Actually, "me llamo" literally means "I call myself". This is the preferred way of telling someone your name.
'"Cómo se llama" is used to ask for someone's name, and means "how do you call yourself"
Saying "mi nombre es" is usually reserved for responses to formal inquiries, such as at a security checkpoint.
Yes, note the similarities with other Romance languages: "Me llamo" I call myself as the verb "llamar" = to call.
The verb here is reflexive = llamarse (= se llamar)
In French: appeler = to call.
Se/s' = oneself (reflexive)
S'appeler = to call oneself = llamarse.
Same. In Romance languages, you explain other people how you call yourself, (or like to be called), it's not exactly the truth, as you are given a name (by your parents), but it's the way it's expressed. Like saying that you are called by other people.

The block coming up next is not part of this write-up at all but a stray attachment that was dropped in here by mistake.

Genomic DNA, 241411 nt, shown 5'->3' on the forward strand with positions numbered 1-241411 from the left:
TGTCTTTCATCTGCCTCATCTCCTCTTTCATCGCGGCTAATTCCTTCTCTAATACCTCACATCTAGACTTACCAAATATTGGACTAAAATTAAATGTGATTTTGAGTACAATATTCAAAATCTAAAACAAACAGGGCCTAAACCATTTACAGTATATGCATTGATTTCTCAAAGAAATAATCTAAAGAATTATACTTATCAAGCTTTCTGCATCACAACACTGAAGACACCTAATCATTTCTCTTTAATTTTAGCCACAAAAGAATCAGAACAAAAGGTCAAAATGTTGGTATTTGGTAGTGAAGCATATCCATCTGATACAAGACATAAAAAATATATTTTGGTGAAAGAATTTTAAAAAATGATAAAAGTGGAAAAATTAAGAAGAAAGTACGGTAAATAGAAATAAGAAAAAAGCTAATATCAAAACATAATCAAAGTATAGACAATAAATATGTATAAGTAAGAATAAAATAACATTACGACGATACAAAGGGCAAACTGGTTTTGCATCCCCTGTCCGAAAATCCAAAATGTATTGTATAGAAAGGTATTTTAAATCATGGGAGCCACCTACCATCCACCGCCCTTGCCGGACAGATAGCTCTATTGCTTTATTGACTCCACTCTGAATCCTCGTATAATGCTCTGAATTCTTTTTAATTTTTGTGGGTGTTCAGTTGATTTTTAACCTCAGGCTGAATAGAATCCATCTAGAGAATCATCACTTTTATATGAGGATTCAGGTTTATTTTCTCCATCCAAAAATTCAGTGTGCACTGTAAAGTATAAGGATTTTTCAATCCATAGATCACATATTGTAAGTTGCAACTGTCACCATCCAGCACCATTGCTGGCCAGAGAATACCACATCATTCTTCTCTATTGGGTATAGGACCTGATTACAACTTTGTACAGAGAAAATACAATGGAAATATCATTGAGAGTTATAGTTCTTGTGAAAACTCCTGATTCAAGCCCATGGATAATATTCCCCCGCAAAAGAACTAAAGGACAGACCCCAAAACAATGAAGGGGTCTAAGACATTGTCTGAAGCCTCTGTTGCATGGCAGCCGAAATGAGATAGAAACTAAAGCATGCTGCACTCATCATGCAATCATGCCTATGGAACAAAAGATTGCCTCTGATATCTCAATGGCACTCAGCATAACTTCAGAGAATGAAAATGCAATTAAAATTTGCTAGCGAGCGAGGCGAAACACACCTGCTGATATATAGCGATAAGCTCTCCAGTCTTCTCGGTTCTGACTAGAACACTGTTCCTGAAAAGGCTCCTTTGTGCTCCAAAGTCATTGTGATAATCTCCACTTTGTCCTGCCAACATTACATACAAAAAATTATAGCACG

'mi' is the adjective 'my', modifying the noun 'nombre'. So, 'my name'.
'me' is a reflexive pronoun, essentially translating to 'myself', when acting as part of a reflexive verb, 'llamarse', in this case. So, '(I) call myself'.
See the explanations by mathchoo and PERCE_NEIGE above, to help understand the usage.